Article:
Posting Bail Without Cash Up Front
The average citizen doesn’t really know too much about bail bonds or how they work. They haven’t been involved with law enforcement and probably haven’t been arrested before. It’s only when you or a loved one has been arrested that you need a crash course and to find the nearest bail bonds near me to help get out of jail immediately. Because the last thing you want is for your loved one to sit in jail where they are unable to support their families or take action to effectively preserve their legal rights.
Let’s take a look at bail bonds and how they work.
How Do Bail Bonds Work?
If you’re unfamiliar with the justice system, you might think a person is arrested and sent to jail and that is that. That is only partially true. A person might be arrested and taken to jail where they are fingerprinted, have their photo taken, and are officially booked on charges. The tricky thing here is that the U.S. Constitution guarantees every citizen the right to a presumption of innocence. We’ve all heard of “innocent until proven guilty” before, and it’s absolutely true.
You will have your day in court to defend your case. In the meantime, a judge may be included to release you on bail while you are waiting for your trial date. Or they may be more likely to hold you without bail if they feel you would be a risk to yourself or others, or a flight risk. But once someone has been granted bail, what is there to stop them from simply skipping their court date? After all, the odds of someone showing up for punishment of a crime don’t seem like they would be very high.
But remember that you weren’t just released free of charge on the promise that you would show up to court on the appointed day. Bail is what gives you the incentive to appear in court after being released. Bail is usually in the thousands of dollars, but it can get into the hundreds of thousands for certain charges. You’ll need to pay the bail amount that the judge sets for you before getting out of jail, but you’ll get this money back when you show up to your set hearing. While this might be a more than fair exchange to get you or your loved one out of jail and back home until their trial and sentencing, most Americans do not plan on being arrested and do not have thousands of dollars readily available to post bail in an emergency.
The time between arrest and trial can sometimes be months, even years. This is time that the defendant could be spending building their case, spending time with their loved ones, and supporting their families. And this time won’t factor into the sentence that the defendant receives either. So once you have been arrested, you are faced with three problems:
- Being Granted or Denied Bail
- Finding the Funds to Post Bail
- Finding a Reputable Bail Bonds Company
What is the Role of Bail Bondsman?
Think of a bail bondsman as a banker. A good bondsman will assess the level of risk and reward to your case, or how likely it is that you will make your appointed court date and pay back your bail in the process. And just like a banker, a bond agent will decide whether or not to post your bail based on a number of background checks and clearances. The biggest difference between a loan and a bail bond is that once you appear in court, the money is returned back to the bondsman. However, if you choose to skip your day in front of a judge, your bondsman may choose to employ the services of a bounty hunter, who will be tasked with finding you and bringing you in, at which point they would receive their thousands in bail money back from the courts.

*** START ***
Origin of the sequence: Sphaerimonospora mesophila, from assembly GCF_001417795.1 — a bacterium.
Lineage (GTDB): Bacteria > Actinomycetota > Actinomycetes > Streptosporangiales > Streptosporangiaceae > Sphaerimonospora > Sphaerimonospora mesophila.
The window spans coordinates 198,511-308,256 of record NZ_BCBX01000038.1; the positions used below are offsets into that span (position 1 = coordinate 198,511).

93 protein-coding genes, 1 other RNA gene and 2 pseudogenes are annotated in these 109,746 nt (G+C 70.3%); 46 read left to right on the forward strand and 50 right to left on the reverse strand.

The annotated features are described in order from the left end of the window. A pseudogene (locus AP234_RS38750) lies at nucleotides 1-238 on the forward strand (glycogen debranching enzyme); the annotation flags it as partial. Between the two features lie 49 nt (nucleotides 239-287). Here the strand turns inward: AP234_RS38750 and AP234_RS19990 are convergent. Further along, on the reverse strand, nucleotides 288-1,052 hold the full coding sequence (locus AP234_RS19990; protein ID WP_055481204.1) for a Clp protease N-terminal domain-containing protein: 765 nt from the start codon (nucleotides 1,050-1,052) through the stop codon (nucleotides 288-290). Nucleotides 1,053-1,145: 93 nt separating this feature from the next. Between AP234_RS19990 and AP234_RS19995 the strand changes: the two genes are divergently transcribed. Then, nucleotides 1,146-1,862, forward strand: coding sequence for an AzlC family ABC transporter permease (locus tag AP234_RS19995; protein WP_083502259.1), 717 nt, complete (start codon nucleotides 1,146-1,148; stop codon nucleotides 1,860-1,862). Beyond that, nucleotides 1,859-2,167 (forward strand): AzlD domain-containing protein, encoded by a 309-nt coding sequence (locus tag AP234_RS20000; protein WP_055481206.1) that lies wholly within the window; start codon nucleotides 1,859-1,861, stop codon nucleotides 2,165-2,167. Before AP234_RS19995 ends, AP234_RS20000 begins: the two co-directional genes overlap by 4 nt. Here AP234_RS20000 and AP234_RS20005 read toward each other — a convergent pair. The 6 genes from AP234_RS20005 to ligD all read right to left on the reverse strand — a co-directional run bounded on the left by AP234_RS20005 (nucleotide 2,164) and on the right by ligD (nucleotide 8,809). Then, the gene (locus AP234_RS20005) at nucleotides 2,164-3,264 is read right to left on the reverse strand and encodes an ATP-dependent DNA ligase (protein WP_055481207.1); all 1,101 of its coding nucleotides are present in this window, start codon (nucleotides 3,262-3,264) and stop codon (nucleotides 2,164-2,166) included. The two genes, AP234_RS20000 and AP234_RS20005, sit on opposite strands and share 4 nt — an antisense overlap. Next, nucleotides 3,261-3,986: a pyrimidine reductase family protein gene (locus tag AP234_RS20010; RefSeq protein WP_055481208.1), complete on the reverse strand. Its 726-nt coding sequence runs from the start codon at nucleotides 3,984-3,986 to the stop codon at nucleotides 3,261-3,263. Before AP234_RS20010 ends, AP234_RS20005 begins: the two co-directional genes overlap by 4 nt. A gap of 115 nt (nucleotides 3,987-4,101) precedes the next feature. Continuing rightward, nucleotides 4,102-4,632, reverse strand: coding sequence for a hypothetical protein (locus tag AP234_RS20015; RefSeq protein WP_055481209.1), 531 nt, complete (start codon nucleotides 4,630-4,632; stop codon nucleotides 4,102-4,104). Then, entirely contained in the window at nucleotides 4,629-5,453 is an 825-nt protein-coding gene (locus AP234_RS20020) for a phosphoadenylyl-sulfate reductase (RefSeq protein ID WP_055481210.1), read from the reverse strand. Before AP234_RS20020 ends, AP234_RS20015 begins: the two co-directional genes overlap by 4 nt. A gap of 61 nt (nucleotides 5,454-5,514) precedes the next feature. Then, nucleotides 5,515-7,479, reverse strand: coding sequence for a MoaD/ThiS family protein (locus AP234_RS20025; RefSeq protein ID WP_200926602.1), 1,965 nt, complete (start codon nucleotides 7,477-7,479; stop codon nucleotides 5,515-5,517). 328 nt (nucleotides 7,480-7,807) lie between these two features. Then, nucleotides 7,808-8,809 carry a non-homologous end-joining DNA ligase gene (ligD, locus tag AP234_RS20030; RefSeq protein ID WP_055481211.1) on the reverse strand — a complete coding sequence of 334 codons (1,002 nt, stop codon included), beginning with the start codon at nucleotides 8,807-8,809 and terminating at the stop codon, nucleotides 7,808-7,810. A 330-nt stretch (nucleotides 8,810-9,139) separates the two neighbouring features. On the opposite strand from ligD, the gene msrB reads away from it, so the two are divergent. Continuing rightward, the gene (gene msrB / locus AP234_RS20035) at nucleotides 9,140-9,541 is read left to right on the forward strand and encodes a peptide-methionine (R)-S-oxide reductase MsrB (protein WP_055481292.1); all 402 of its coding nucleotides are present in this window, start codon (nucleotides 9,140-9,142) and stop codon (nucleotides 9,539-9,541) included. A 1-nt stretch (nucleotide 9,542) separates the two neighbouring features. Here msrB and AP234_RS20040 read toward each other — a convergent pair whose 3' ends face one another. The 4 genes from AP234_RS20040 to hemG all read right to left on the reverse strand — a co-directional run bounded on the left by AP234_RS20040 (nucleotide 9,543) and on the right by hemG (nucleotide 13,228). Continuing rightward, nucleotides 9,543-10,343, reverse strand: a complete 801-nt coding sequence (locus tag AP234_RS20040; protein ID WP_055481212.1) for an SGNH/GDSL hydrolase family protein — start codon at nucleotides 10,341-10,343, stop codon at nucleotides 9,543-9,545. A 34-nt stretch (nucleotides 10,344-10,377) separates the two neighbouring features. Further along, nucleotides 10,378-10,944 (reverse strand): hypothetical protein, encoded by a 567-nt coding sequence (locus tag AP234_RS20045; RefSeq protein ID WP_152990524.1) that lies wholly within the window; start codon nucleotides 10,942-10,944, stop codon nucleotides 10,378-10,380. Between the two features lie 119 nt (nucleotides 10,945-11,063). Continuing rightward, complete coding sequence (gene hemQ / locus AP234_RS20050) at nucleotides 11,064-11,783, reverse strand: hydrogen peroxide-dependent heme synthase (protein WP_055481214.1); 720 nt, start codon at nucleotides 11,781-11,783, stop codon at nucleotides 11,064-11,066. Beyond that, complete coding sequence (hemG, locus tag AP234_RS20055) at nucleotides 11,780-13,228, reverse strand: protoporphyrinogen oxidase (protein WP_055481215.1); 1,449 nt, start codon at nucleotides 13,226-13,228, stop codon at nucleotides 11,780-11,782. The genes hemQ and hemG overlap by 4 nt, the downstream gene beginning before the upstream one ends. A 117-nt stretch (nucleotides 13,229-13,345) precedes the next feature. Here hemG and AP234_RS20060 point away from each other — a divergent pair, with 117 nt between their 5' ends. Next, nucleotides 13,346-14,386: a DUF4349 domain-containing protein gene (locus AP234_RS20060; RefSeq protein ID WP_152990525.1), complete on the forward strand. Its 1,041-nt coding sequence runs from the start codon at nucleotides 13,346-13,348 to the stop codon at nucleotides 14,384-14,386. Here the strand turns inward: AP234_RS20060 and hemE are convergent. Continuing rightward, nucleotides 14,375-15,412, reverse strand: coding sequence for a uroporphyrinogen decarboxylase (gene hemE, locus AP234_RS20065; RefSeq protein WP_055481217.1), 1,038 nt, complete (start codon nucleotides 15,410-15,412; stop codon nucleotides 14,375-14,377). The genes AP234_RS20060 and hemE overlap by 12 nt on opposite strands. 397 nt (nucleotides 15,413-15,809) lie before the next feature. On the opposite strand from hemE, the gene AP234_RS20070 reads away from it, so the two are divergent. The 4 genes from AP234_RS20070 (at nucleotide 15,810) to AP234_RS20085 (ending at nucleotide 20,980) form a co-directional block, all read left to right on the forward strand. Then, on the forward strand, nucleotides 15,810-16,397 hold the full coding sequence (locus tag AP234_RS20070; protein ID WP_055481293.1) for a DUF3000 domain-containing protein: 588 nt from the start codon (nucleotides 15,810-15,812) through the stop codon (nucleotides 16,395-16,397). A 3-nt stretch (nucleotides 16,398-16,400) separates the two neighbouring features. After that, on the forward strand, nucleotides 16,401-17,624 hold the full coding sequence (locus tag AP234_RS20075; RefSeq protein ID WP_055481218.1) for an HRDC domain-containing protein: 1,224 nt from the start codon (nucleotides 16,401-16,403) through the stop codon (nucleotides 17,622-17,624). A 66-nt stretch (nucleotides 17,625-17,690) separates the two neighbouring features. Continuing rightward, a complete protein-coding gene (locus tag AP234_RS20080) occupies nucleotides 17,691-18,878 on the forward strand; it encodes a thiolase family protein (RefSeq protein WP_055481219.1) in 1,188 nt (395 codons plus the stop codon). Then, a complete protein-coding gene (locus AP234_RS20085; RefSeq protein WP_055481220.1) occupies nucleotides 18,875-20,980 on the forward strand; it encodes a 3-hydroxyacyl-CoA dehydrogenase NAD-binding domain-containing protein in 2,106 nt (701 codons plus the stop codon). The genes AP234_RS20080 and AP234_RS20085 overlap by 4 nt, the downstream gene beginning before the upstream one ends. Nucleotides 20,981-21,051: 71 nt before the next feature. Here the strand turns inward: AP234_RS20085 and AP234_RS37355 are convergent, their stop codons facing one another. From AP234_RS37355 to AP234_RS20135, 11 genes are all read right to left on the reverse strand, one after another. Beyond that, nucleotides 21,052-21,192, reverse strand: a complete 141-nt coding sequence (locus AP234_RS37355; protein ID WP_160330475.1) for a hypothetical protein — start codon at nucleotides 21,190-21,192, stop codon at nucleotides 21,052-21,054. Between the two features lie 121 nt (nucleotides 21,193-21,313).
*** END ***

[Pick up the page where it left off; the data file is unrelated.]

What Are No Money Down Bail Bonds?
Every bail bond company is different in how they will get their cut for putting up the bond. In most cases, they will expect a certain percentage paid back to them. For example, in California, it’s 10% of the bail amount. So, if your bail is $10,000, then you’d have to pay the bail bonds company $1,000. A “no money down” bail bonds company does things a bit differently. They won’t take the extra percentage, but rather will work more so like a lending service to help you get a bond without money.
They might look at your credit score and see if you have a good history of paying your bills and your overall financial health. If you’re putting something up, like property, for collateral, you will have to sign that over to the bail bonds company, as well as your bank account information. They might also have other requirements, but again, it depends on the company itself when it comes to what they will require to feel safe putting up that amount of money.
The collateral you can put up to ensure a no money down bail bond can be jewelry, your car, land you own, your house, or anything else of value. Bank accounts, credit cards, stocks, and other financial items can also be used. This is considered a secured bond because you are backing it with physical or financial assets. Whatever you put up for collateral will need to be handed over to the bail agent for safekeeping until you get to the end of your trial. If you don’t make it, they can decide to sell or liquidate the collateral you gave them to make up for their financial loss.
When you are looking for a bail bonds agent in Connecticut, remember that you want to work with a company that has experience in the bonds industry and that is able to give you a variety of payment plan options for bail bonds when you are not able to put down the cash or pay back a percentage in one charge.